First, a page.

The original Cupid and Psyche story comes from Lucius Apuleius's The Golden Ass, which is, for lack of a better term, an ancient novel, that is, an extended prose narrative following the adventures of a single hero. Its actual name is the Metamorphoses, which hints at Ovid in the background, but it is often called The Golden Ass, or Asinus Aureus, because it was the name given to it by St. Augustine, who knew it quite well; the name comes from the fact that the main character manages to get himself turned into an ass for a considerable portion of the narrative. Much of the story is extraordinarily lewd, with all sorts of sexual shenanigans, but it occasionally slips into the philosophical, using physical transformation as a symbol of moral transformation; and throughout the story there are digressions in which people tell other stories each of which still touches on the underlying theme of transformation. This format, which may or may not have originated with Apuleius himself, influence much of later storytelling, of course. Of these secondary stories, the tale of Cupid and Psyche stands out because it is so radically different from the rest of the work -- whereas other secondary stories, and, indeed, much of the rest of the novel revels in sexual buffoonery and farce, here the theme of transformation takes on a different tone entirely. It's not that the sexual element is missing: Cupid is, after all, the god of erotic love, and there is sexual humor of a somewhat subtler sort (e.g., Cupid goes on strike, and everyone starts complaining about how boring things have become), and the daughter of Cupid and Psyche is Voluptas, who is the goddess of sexual pleasure. But the story itself is strikingly high-toned and lacking in buffoonery, with the allegorical overtones carried by this sort of myth (psyche is, after all, the Greek word for 'soul', what makes you a living thing; and eros, desire, has a long philosophical history, as anyone knows who has read Plato's Symposium). What is more, this is almost certainly deliberate: the story occurs right in the middle of The Golden Ass, and in a sense anticipates the religious character of the final book, in which the protagonist, Lucius, begins to be inititated into the rites of the goddess Isis.
Lewis had long been toying with the idea of a version of the Cupid and Psyche tale told through the eyes of Psyche's elder sister; she is in some ways the villain of the story, since she pesters Psyche to do things she shouldn't do, and which result in a great deal of suffering. He could very well have gotten the idea in part from William Morris's telling of the story in The Earthly Paradise; and the young Jack Lewis shows an interest elsewhere in retelling myths from the perspective of the villains and monsters, the sort connected with Promethean Romanticism. He dabbled in some poetic attempts, but not much came of it until he actually started working on a prose story in the 1950s, which he titled Bareface. He could not convince the publishers that this was a good title for a book (they said it sounded like it was a Western!), and eventually went instead with Till We Have Faces, from the single most important line in the book, which Orual says of the gods: "How can we meet them face to face till we have faces?" The book explores the theme of love, of course, both pure love and love that has become sick and devouring; and it explores the intersection of reason, cool and clear and bright as water, and imagination, warm and dark and earthy as blood; and it explores the agonies of religion, with its blood and dark places and terrible events that the gods rule but for which they never answer; and it is about self-knowledge and the lies, and truths, of reason and imagination alike, that is, it is about human faces; and it is about betrayal and death and reconciliation.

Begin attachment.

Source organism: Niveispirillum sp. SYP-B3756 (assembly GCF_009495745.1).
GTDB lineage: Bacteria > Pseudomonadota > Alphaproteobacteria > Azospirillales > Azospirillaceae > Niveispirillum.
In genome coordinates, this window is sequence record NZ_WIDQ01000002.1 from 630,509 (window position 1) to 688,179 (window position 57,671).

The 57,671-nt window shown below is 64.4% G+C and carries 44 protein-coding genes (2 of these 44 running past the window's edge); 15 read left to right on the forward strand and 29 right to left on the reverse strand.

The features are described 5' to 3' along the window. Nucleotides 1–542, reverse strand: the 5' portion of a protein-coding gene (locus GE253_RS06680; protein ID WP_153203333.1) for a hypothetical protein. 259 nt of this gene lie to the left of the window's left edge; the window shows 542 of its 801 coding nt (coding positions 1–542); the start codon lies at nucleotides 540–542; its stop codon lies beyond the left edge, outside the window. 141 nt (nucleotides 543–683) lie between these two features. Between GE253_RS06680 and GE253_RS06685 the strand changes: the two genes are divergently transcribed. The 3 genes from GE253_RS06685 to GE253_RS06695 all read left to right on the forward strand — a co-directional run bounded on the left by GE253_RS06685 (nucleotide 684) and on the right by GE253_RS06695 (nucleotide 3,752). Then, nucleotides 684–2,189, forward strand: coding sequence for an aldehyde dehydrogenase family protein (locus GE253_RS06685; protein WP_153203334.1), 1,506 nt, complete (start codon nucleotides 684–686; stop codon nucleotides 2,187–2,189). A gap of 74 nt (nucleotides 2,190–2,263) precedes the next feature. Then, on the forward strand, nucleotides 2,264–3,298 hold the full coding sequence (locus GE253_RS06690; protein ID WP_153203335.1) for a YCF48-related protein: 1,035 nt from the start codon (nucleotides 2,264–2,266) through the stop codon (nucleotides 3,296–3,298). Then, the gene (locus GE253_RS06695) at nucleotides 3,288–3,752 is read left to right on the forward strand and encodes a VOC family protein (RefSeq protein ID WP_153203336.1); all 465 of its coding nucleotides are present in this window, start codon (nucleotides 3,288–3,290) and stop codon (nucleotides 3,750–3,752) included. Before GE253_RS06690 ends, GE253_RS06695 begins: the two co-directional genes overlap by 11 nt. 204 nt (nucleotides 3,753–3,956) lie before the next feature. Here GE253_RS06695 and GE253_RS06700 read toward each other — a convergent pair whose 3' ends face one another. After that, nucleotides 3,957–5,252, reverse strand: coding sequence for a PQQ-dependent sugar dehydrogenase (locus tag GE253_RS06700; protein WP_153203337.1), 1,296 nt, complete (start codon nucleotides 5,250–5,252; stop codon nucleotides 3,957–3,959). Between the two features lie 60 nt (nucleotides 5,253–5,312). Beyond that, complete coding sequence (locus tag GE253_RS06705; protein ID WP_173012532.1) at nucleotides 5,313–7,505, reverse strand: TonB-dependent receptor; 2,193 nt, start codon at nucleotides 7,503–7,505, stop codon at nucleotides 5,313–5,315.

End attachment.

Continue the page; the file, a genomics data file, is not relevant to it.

One of the things that has always intrigued me is Lewis's epitaph for the work: Love is too young to know what conscience is. It comes from Shakespeare's Sonnet 151:
Love is too young to know what conscience is,
Yet who knows not conscience is born of love?
Then, gentle cheater, urge not my amiss,
Lest guilty of my faults thy sweet self prove.
For, thou betraying me, I do betray
My nobler part to my gross body's treason;
My soul doth tell my body that he may
Triumph in love; flesh stays no farther reason,
But rising at thy name doth point out thee
As his triumphant prize; proud of this pride,
He is contented thy poor drudge to be,
To stand in thy affairs, fall by thy side.
No want of conscience hold it that I call
Her ‘love’ for whose dear love I rise and fall.
It, like the original Cupid and Psyche story, is a poem that can be read in a bawdy or non-bawdy way, as you please. But I suspect the connection here is chiefly that posited between conscience and love in the first two lines: love must find fruition in conscience, but conscience cannot be had unless we first love.